Here are USDA’s scientists’ low and high estimates—predictions—for mid-century (2040-2069) and late century (2070-2099).

Climate change is occurring much more rapidly than had been predicted.  Look at what’s happening in Alaska, Greenland and Antarctica, for example.

It feels as though New York’s climate is approaching that of what used to be typical for Northern California.

My parsley is already behaving as a perennial and rosemary seems to be doing just fine.

I’m expecting an early spring.

Dec 22 2023

Weekend reading: International Panel of Experts on Sustainable Food Systems

Some of the most thoughtful writing about food and climate change comes from IPES  Food–The International Panel of Experts on Sustainable Food Systems.

IPES Food recently published From Plate to Planet, a report on how local governments are trying to do something about preventing further climate change by “promoting healthy and sustainable diets, reducing food waste, shortening food chains, training organic farmers, and ensuring all residents can access healthy and sustainable food.”

The report receommends that national governmebts follow their example.

To that I say good luck.

The big triumph of COP-28 was the mention of fossil fuels in its final recommendations, not that anyone intends to do anything about them.

Preventing climate change is going to have to be a local effort.  IPES Food points the way.

Dec 5 2023

The COP-28 UN Climate Change Conference in Dubai—items

COP-28, the UN’s climate change conference is happening in Dubai, right now.

I’m trying to make sense of it.  For starters, the irony:

But food—the effects of agriculture on climate change (and vice versa) is on its agenda this year—a major big deal.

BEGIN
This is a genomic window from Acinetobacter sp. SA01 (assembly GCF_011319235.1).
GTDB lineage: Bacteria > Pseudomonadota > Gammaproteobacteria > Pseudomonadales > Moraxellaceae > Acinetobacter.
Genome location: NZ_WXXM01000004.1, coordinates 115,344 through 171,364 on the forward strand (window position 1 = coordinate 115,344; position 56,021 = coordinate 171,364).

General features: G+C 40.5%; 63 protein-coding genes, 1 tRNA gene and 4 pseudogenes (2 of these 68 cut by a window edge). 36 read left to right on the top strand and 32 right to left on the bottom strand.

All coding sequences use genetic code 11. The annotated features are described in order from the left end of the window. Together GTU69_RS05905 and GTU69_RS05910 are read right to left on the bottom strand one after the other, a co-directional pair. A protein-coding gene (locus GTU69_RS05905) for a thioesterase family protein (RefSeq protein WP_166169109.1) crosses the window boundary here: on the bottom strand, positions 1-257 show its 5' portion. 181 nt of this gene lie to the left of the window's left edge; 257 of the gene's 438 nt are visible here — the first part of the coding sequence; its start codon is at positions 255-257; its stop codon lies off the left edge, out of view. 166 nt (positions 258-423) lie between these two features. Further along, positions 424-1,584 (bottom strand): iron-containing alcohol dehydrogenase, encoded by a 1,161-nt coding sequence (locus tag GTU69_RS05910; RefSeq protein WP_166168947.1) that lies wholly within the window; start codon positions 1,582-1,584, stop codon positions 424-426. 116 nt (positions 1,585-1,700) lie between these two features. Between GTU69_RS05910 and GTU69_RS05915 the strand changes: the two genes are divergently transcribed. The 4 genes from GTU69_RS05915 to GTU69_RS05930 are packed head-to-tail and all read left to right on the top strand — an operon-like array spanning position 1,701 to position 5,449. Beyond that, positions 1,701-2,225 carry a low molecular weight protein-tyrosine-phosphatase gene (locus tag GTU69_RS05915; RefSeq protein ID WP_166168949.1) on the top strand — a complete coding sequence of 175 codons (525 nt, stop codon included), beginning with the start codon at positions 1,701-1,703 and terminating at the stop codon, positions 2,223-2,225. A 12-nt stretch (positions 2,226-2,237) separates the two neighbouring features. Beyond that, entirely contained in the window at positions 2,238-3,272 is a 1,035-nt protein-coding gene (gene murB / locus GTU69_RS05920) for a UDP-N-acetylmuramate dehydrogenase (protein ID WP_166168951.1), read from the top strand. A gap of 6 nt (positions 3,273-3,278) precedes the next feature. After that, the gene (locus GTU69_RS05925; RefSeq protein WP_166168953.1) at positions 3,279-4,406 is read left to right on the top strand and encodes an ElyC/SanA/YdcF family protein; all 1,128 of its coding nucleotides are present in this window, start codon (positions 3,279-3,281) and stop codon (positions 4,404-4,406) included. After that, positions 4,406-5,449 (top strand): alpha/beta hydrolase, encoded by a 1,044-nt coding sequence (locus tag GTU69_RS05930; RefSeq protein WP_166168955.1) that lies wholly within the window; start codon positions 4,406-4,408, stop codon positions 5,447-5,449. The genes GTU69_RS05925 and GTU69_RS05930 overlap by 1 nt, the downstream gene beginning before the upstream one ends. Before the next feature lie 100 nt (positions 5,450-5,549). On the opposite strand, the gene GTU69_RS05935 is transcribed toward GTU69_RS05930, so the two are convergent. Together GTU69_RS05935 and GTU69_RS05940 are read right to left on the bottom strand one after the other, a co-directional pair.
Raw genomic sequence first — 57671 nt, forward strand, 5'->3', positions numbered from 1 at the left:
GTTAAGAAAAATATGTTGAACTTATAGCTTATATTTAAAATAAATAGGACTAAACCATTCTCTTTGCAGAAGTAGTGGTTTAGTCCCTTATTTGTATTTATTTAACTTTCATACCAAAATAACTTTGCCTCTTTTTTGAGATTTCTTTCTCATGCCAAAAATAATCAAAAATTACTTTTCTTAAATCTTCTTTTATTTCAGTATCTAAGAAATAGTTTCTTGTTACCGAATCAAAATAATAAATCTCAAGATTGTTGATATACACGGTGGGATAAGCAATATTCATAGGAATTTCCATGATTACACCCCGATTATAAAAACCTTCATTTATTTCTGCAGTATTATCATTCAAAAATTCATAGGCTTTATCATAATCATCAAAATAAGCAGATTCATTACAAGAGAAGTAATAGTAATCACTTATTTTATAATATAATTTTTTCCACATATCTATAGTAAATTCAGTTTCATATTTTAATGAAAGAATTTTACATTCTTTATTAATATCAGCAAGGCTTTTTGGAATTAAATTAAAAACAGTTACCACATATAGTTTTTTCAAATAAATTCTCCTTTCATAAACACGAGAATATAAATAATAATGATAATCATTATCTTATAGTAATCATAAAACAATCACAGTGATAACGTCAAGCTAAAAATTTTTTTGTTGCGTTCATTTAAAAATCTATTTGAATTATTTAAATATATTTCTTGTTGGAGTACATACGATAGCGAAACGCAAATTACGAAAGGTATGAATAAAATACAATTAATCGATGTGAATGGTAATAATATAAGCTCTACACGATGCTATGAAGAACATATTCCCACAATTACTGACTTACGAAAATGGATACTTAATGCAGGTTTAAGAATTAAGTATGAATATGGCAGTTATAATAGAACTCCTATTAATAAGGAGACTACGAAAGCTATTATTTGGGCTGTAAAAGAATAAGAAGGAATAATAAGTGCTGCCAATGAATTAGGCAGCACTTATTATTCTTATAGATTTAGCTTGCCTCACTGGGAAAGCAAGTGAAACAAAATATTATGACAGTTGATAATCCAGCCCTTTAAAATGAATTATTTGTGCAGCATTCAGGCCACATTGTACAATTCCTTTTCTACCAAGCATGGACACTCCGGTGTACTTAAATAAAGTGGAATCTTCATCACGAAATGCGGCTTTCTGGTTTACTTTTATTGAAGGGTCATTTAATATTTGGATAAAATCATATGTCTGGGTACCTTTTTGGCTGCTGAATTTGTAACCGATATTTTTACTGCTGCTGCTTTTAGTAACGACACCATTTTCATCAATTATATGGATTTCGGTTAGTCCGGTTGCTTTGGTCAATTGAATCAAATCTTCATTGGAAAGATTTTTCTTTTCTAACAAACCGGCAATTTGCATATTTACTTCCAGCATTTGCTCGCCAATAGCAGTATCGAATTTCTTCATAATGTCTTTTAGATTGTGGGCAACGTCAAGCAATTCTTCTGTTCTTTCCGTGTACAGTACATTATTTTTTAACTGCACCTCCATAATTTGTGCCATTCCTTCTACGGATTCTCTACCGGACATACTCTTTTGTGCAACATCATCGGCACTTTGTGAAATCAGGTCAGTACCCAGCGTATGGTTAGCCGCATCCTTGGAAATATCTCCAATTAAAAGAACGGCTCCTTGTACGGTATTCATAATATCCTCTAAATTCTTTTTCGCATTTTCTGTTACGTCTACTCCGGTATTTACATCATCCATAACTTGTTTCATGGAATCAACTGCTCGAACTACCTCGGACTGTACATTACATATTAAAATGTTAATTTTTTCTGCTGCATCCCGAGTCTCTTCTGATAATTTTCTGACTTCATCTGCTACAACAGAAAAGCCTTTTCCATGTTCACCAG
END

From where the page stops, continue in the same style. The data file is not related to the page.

That’s why a coalition of farmers, communities, business, and philanthropy has issued a call to transform food systems.

Here’s my collection of food-related items.

I.  Food Tank’s Danielle Nierenberg is on the job: more than 30 Food Tank partnered events are scheduled.

Once again, four pavilions will be devoted to food systems: Food and Agriculture, led by our partners and friends at FAO, CGIAR, International Fund for Agricultural Development, and The Rockefeller Foundation; Food Systems, spearheaded by the European Union-backed program EIT Food and a variety of other groups including the Food and Land Use Coalition; Food4Climate, organized by a variety of partners—including youth voices—pushing for a more humane and sustainable food system; and the Sustainable Agriculture of the Americas Pavilion facilitated by IICA, bringing together the global north and south across the hemisphere.  You can read Food Tank’s coverage of the roadmap, which was announced last year, here.

IIFoodDive: Food system transformation on the menu at COP28

III.  Reuters: Countries urged to curb factory farming to meet climate goals

IV.  The lunch menu: The summit is featuries roughly two-thirds plant-based menu to highlight the link between greenhouse gas emissions and livestock.  But the meat industry is fighting  back.

V.  DeSmog: Big Meat Unveils Battle Plans for COP28

VI.  The Guardian: Plans to present meat as ‘sustainable nutrition’ at Cop28 revealed: Documents show industry intends to go ‘full force’ in arguing meat is beneficial to the environment at climate summit.

VII.  The Meat Institute

The Meat Institute and the Protein PACT for the People, Animals & Climate of Tomorrow will highlight animal agriculture’s commitments and progress toward global goals in multiple high-level engagements at the UN Climate Change Conference (COP28) in Dubai November 30-December 12. The Protein PACT has organized or assisted with inviting expert speakers for six panels across five COP28 pavilions, including: